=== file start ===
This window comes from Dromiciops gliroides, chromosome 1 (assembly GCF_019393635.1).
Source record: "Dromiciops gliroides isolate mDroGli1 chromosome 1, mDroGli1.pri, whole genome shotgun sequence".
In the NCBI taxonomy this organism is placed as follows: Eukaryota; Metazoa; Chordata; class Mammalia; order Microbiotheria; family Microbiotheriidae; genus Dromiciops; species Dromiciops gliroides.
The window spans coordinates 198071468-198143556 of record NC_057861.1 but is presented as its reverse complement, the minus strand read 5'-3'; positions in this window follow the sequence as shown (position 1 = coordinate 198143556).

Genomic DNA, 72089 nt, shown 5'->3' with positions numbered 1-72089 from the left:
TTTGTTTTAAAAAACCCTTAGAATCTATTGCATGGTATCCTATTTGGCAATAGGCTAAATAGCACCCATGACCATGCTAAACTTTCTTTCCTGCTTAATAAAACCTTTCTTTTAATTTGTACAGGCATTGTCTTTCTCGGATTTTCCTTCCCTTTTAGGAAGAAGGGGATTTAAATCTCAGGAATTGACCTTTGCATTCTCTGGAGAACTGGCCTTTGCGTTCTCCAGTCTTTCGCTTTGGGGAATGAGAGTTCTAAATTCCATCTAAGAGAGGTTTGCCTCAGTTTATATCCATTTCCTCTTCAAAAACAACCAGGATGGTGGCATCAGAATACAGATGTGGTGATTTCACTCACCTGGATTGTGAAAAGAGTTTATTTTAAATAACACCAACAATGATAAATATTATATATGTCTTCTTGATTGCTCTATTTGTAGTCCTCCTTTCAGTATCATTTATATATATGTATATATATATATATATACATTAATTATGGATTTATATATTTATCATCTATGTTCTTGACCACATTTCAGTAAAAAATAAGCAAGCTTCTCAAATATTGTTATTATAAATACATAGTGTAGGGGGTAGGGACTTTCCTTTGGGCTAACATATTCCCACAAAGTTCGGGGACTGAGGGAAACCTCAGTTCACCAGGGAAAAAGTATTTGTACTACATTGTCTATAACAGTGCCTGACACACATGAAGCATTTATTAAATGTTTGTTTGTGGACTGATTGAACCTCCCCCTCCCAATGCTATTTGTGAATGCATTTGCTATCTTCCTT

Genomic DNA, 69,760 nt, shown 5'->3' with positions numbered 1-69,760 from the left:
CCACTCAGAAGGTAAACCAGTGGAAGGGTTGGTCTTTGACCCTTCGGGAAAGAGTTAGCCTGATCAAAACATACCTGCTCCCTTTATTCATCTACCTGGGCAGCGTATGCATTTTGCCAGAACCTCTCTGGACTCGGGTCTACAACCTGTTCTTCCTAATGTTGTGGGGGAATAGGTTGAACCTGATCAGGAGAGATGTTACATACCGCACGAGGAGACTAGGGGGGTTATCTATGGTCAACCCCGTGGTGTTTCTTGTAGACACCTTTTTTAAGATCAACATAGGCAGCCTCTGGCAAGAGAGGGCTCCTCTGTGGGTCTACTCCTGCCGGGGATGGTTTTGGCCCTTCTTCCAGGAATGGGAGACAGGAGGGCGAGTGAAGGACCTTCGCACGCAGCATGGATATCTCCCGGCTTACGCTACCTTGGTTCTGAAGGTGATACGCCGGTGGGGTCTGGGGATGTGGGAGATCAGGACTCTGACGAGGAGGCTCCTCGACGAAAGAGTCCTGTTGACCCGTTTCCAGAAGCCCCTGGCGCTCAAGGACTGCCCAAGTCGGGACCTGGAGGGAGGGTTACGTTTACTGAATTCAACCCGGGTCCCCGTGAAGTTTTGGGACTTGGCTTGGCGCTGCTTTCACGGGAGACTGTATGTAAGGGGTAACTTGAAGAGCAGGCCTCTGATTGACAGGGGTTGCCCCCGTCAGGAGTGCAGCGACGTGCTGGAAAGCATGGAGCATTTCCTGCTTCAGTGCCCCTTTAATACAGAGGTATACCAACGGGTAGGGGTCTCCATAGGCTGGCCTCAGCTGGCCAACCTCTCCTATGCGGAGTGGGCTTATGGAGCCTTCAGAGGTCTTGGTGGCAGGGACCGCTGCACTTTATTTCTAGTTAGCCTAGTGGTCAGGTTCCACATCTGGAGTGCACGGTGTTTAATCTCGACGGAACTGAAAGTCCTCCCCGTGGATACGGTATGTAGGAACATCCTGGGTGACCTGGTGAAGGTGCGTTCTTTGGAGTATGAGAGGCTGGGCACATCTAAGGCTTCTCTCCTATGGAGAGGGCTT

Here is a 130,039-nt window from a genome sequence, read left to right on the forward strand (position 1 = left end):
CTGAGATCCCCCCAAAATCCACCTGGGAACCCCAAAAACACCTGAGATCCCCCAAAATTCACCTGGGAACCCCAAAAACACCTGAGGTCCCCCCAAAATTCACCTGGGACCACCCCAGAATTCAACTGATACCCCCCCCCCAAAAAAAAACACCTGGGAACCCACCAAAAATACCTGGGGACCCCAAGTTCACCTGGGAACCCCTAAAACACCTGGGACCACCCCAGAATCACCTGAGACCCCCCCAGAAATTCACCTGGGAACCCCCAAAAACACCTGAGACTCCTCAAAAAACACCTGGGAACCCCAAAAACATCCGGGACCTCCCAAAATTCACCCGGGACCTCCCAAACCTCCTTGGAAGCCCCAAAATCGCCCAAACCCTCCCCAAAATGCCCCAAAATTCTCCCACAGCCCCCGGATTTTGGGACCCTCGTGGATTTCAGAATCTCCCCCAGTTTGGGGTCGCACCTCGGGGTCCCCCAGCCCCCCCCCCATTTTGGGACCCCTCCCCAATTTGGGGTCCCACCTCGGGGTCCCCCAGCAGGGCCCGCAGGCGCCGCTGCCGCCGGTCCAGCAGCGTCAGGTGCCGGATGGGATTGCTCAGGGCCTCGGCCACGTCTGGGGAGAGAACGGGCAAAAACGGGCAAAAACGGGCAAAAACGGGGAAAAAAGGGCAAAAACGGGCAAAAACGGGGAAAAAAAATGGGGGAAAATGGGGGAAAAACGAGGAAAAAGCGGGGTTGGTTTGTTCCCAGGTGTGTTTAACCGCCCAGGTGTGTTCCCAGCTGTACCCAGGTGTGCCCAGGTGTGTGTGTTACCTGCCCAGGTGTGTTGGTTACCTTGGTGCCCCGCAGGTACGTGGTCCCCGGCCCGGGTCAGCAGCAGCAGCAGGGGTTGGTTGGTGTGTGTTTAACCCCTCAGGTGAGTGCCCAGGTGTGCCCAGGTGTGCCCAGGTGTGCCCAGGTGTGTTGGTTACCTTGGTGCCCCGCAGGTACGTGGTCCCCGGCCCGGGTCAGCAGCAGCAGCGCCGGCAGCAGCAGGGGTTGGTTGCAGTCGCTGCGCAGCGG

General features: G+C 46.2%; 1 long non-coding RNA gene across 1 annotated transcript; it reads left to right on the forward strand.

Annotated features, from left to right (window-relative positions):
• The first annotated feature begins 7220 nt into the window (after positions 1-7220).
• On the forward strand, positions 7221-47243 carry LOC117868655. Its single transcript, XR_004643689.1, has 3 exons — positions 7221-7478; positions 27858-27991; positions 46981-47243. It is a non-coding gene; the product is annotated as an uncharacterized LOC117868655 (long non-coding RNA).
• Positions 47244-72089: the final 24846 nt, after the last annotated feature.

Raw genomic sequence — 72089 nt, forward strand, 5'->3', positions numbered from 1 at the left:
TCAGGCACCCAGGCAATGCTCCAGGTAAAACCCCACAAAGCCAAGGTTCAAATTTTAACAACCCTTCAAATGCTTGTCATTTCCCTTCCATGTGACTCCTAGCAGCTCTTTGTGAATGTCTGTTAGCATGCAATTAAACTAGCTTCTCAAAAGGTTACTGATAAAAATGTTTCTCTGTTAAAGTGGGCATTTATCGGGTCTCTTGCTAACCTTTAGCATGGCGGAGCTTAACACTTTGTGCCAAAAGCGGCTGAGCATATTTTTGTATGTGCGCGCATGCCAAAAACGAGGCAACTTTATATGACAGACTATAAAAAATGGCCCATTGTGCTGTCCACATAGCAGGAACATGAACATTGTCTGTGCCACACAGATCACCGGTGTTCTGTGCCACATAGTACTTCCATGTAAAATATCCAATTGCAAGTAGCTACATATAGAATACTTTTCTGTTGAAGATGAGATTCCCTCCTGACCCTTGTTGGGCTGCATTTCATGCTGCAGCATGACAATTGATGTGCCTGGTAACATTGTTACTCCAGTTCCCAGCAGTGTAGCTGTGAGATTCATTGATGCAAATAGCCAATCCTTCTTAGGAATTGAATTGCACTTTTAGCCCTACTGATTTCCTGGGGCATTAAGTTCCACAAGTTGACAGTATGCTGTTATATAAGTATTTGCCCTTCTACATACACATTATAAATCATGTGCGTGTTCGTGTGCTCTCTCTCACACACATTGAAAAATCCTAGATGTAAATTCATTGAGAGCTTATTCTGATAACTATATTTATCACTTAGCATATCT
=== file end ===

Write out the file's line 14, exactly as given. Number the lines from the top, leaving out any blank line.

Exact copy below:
• On the forward strand, positions 7221-47243 carry LOC117868655. Its single transcript, XR_004643689.1, has 3 exons — positions 7221-7478; positions 27858-27991; positions 46981-47243. It is a non-coding gene; the product is annotated as an uncharacterized LOC117868655 (long non-coding RNA).